10/02/2009, 00.00
IRAN
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Tehran accepts “unlimited” inspections of Qom nuclear plant

The decision announced after a meeting, the first official encounter in 30 years, between American and Iranian envoys. For Obama it was "constructive", but the patience of the United States "is not unlimited" and "Iran must take concrete steps to build confidence that its nuclear program is intended for peaceful purposes", starting with providing access for Inspectors "within two weeks."

Beirut (AsiaNews) - Cautious optimism in the West over the outcome of yesterday's meeting on Iran nuclear programme, which took place in Genthod, near Geneva, and gathered representatives from Tehran and those of the "5 +1"; the Security Council members (U.S., Russia, China, Britain and France) plus Germany.

Iran's readiness to allow IAEA inspections "without limits" of the nuclear power station in Qom – the existence of which was revealed by the U.S. and which some suspect are actually two – and its agreement to another meeting within the month is certainly positive.  Somewhat less significant,  for the time being, is Iran’s agreement to the Russian proposal to enrich uranium -  intended for medical purposes -  abroad.

The outcome of the meeting was highlighted last night by Javier Solana, EU foreign policy chief, who spoke of a complete change in " Iran’s commitment to cooperate fully and immediately with the IAEA”.  It must be added that the "breakthrough" came after a private meeting between the U.S. envoy William Burns and his Iranian counterpart Saed Salil,  held in the afternoon.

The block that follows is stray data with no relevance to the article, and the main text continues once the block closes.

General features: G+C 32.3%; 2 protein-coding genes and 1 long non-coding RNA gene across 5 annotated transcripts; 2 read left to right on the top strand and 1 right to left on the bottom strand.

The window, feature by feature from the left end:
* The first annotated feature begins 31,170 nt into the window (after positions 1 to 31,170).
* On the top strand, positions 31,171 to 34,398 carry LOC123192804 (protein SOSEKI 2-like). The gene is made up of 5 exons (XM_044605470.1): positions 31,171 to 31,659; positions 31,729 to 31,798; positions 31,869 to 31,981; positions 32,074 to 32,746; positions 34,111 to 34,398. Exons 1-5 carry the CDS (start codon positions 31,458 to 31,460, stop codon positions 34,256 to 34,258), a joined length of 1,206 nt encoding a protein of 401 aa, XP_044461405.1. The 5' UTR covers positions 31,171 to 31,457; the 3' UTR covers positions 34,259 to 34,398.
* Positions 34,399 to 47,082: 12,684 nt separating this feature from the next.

This face-to-face interview merits further analysis, because the two countries met openly after almost 30 years and because the fact seems to give impetuous to the policy of opening towards Tehran sought by Barack Obama. Washington has described the meeting as "constructive", adding however that the patience of the United States "is not unlimited" and that "Iran must take concrete steps to build confidence that its nuclear program is intended for peaceful purposes," beginning with providing access for inspectors "within two weeks." In this regard, the unofficial  ISNA news agency writes that Salil affirmed the "absolute" right of Iran to its nuclear program and led a "package" of proposals that includes economic considerations, international security and political goals. Yesterday, President Mahmoud Ahmadinejad was to announce a project for which the Iranian issue should be examined by a "meeting" of heads of state of the "5 +1" and that his country "is interested" in buying uranium enriched abroad.

Even the Tehran foreign minister, Manouchehr Mottaki, has reiterated willingness to give "full cooperation" to IAEA inspectors, and the irreversibility of the nuclear program. Another important fact is that, in an unprecedented move the U.S. consented to allow Mottaki to move from New York (where the assembly was for the UN) to Washington, ostensibly to meet with the Iranian community resident there, but where he also spoke with "representatives" of Obama administration.  

The entire matter however is overshadowed by Iran’s history of backtracking on its promises and the fear that Tehran’s new-found willingness to cooperate is just a facade aimed at  reducing international pressure, given the tensions within the regime. (PD)

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